The beauty of personal health and wellness lies in that word "personal," in individuality.
One person's journey might involve meditation and yoga. Others fill their needs through high-octane activities such as mountain biking or water skiing. Whatever the pursuit, a personal health program should be anything but cookie cutter.
I have some ideas for elevating customization.
When I look around my office, I am reminded of family, history, traveling and stories — my own interests. There are many photos of my daughter, my mother and friends. On one shelf, I am pictured in front of Westminster Abbey and on another I am atop Table Mountain in Cape Town, South Africa. The photos stand with stacked textbooks, biographies and scientific journals. My beloved Kansas City sports teams are featured in framed work and newspapers.
I surround myself with reminders of who I am and what is important to me. I believe that everyone's exercise program should be just as personal.
In my experience, the people most likely to adhere to their exercise programs are those who take the time to really consider their individual interests and customize their programs to match. I think about the cyclists who buy specific clothes, shoes and equipment to facilitate their passion to ride. I think about trail runners who wake up at the crack of dawn in the middle of July to avoid scorching weather. These are the things that make a program personal.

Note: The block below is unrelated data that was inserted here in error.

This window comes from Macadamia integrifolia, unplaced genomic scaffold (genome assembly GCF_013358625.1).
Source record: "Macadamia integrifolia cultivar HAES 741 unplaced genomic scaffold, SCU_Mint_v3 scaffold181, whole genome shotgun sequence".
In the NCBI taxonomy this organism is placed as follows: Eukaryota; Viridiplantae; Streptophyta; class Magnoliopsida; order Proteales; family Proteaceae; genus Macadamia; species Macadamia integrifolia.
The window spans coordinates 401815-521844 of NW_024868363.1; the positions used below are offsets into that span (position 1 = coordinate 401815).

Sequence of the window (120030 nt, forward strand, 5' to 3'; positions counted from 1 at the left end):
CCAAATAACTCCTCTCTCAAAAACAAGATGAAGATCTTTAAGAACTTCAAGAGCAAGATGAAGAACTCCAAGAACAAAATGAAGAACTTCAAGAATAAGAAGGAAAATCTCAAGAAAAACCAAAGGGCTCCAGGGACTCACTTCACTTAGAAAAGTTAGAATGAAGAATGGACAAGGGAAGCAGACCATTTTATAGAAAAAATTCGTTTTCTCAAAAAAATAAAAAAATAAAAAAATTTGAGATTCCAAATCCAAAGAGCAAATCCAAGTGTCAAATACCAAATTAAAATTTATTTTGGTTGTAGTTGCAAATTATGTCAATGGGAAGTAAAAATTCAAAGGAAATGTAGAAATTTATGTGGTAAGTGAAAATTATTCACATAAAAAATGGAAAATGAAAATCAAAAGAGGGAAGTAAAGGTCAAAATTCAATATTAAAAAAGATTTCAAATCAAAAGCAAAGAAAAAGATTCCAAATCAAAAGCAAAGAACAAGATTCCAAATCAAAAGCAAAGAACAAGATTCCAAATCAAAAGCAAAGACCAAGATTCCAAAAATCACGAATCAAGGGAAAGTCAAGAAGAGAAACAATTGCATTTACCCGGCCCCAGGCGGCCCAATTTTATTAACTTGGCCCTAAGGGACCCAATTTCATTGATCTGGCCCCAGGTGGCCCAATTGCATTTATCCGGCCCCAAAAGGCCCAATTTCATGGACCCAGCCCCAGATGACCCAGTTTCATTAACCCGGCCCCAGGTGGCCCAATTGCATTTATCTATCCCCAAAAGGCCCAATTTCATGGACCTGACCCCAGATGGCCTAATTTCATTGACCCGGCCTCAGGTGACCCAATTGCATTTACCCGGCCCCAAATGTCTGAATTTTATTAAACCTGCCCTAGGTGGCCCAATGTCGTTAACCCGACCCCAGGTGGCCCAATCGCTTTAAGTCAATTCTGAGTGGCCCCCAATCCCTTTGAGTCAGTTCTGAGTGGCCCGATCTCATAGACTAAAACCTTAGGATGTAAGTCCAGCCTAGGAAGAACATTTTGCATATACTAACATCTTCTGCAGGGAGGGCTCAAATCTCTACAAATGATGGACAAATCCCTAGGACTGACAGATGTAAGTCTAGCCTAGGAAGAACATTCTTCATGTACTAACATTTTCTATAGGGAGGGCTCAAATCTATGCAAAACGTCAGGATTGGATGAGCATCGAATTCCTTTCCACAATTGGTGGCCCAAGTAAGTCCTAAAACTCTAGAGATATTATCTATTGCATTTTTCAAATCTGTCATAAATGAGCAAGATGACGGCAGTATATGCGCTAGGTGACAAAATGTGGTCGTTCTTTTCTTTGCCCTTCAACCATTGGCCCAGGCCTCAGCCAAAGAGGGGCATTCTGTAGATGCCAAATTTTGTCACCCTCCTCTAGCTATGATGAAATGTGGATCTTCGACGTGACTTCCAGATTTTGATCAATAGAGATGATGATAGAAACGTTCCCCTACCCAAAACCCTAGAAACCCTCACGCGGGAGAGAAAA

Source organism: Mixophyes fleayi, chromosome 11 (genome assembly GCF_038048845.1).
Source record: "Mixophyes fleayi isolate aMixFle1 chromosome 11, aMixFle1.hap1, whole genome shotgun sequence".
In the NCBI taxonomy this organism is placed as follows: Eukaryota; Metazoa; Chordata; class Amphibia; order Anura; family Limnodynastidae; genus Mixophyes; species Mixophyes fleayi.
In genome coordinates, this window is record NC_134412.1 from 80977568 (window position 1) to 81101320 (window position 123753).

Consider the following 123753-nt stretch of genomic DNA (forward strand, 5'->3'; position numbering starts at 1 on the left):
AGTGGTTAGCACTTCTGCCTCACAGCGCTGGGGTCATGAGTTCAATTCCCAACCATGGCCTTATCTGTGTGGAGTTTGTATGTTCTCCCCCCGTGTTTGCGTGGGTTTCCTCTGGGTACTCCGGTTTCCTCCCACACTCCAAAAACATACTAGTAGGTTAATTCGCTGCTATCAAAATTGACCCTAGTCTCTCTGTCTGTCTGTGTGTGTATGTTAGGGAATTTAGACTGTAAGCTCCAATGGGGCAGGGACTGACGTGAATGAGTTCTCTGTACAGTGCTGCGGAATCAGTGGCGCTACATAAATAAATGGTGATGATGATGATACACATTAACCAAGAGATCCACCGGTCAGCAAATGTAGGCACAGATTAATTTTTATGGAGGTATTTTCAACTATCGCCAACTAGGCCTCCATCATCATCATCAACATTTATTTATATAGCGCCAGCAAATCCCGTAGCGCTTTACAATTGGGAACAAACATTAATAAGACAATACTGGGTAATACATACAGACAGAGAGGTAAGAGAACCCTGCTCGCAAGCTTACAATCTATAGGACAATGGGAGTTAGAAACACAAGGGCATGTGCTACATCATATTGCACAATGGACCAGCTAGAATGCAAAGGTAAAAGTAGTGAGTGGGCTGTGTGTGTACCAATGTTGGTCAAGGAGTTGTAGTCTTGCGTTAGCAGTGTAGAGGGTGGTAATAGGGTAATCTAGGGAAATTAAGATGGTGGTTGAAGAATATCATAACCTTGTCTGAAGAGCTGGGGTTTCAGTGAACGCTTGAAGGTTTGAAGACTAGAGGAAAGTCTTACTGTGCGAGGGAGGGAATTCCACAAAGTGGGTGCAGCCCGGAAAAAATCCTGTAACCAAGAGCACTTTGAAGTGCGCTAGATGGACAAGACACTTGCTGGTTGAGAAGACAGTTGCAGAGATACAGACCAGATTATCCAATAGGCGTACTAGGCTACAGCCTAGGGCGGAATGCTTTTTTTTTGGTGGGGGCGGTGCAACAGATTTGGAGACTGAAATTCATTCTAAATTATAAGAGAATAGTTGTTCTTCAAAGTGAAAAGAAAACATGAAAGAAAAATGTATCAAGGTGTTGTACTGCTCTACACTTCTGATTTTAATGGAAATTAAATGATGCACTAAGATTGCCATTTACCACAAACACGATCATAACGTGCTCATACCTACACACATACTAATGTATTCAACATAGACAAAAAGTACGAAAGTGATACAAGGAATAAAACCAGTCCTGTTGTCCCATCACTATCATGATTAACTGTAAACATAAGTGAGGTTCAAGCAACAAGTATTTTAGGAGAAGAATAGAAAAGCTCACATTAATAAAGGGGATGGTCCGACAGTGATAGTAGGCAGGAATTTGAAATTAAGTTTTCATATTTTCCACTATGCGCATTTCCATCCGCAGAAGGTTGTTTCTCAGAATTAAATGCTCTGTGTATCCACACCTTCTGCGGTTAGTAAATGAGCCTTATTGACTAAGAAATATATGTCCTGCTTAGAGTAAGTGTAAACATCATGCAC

The amount of possible customization is only limited by one's own imagination. Music, environment, clothing, equipment, temperature, lighting, time of day and many other factors can be tweaked to nurture motivation.
Motivation is why individualization is so important. Individualization is the reason that I work well in my office environment, and why I find it more difficult to concentrate while working on an airplane. Humans thrive in their personal space, and an exercise program can be like a personal space.
This week's exercise presents an opportunity to express individuality — it will fit into almost any workout setup. It challenges the core and upper body using only a medicine ball. The Knee Raise Overhead Press is simple and appropriate for all fitness levels, but it is perfect for a back patio workout.
1. Hold a medicine ball against your chest while standing.
2. Lift your right knee slowly toward your chest.
3. As you do this, press the medicine ball overhead.
4. As you reach full extension, hold the knee up and pause for five seconds.
5. Lower the right foot and lower the medicine ball back to chest level.
6. Repeat with the left leg.
Perform two sets of eight alternating repetitions.
The Knee Raise Overhead Press feels natural. It is almost as if the knee wants to rise when the ball is pressed upward. For a laugh, try reversing the motion by lifting the knee as you lower the ball. Tricky!
This exercise is a perfect addition for those looking to improve balance and stability. If better balance is on your list of improvements, I recommend adding this cool movement to the mix.
Matt Parrott is glad to hear from readers. Send him questions or share a story about your pandemic workouts at